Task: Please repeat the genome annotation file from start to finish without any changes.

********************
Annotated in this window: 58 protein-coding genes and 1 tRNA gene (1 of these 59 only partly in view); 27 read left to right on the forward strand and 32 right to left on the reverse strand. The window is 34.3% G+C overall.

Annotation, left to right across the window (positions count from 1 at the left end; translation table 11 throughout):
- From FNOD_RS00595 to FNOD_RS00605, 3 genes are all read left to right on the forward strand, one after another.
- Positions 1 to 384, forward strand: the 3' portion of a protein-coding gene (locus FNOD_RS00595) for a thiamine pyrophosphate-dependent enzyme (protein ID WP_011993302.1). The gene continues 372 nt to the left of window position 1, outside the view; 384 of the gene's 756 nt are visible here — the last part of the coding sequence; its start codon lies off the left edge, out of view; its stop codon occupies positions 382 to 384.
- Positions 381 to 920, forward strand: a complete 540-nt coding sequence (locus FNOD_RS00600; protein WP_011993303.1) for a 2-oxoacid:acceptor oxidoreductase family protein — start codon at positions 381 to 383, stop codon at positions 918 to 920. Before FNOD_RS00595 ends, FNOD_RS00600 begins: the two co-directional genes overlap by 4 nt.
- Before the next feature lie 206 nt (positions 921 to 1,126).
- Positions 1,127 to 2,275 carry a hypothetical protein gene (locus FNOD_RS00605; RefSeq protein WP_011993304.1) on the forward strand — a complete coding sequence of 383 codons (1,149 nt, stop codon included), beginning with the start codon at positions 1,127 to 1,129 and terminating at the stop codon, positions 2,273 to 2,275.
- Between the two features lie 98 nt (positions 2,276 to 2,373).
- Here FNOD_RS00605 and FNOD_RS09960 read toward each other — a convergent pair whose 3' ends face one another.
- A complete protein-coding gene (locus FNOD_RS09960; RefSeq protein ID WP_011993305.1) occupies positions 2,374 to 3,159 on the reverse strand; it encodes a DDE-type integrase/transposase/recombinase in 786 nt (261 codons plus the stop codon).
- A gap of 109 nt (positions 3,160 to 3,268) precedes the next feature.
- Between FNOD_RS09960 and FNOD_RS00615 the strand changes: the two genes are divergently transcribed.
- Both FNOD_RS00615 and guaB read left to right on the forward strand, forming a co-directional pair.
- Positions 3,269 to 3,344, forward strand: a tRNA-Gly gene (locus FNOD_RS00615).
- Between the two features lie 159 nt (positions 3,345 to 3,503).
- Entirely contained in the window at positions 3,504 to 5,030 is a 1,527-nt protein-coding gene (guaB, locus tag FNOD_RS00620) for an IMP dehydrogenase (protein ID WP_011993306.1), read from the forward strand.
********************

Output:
Annotated in this window: 58 protein-coding genes and 1 tRNA gene (1 of these 59 only partly in view); 27 read left to right on the forward strand and 32 right to left on the reverse strand. The window is 34.3% G+C overall.

Annotation, left to right across the window (positions count from 1 at the left end; translation table 11 throughout):
- From FNOD_RS00595 to FNOD_RS00605, 3 genes are all read left to right on the forward strand, one after another.
- Positions 1 to 384, forward strand: the 3' portion of a protein-coding gene (locus FNOD_RS00595) for a thiamine pyrophosphate-dependent enzyme (protein ID WP_011993302.1). The gene continues 372 nt to the left of window position 1, outside the view; 384 of the gene's 756 nt are visible here — the last part of the coding sequence; its start codon lies off the left edge, out of view; its stop codon occupies positions 382 to 384.
- Positions 381 to 920, forward strand: a complete 540-nt coding sequence (locus FNOD_RS00600; protein WP_011993303.1) for a 2-oxoacid:acceptor oxidoreductase family protein — start codon at positions 381 to 383, stop codon at positions 918 to 920. Before FNOD_RS00595 ends, FNOD_RS00600 begins: the two co-directional genes overlap by 4 nt.
- Before the next feature lie 206 nt (positions 921 to 1,126).
- Positions 1,127 to 2,275 carry a hypothetical protein gene (locus FNOD_RS00605; RefSeq protein WP_011993304.1) on the forward strand — a complete coding sequence of 383 codons (1,149 nt, stop codon included), beginning with the start codon at positions 1,127 to 1,129 and terminating at the stop codon, positions 2,273 to 2,275.
- Between the two features lie 98 nt (positions 2,276 to 2,373).
- Here FNOD_RS00605 and FNOD_RS09960 read toward each other — a convergent pair whose 3' ends face one another.
- A complete protein-coding gene (locus FNOD_RS09960; RefSeq protein ID WP_011993305.1) occupies positions 2,374 to 3,159 on the reverse strand; it encodes a DDE-type integrase/transposase/recombinase in 786 nt (261 codons plus the stop codon).
- A gap of 109 nt (positions 3,160 to 3,268) precedes the next feature.
- Between FNOD_RS09960 and FNOD_RS00615 the strand changes: the two genes are divergently transcribed.
- Both FNOD_RS00615 and guaB read left to right on the forward strand, forming a co-directional pair.
- Positions 3,269 to 3,344, forward strand: a tRNA-Gly gene (locus FNOD_RS00615).
- Between the two features lie 159 nt (positions 3,345 to 3,503).
- Entirely contained in the window at positions 3,504 to 5,030 is a 1,527-nt protein-coding gene (guaB, locus tag FNOD_RS00620) for an IMP dehydrogenase (protein ID WP_011993306.1), read from the forward strand.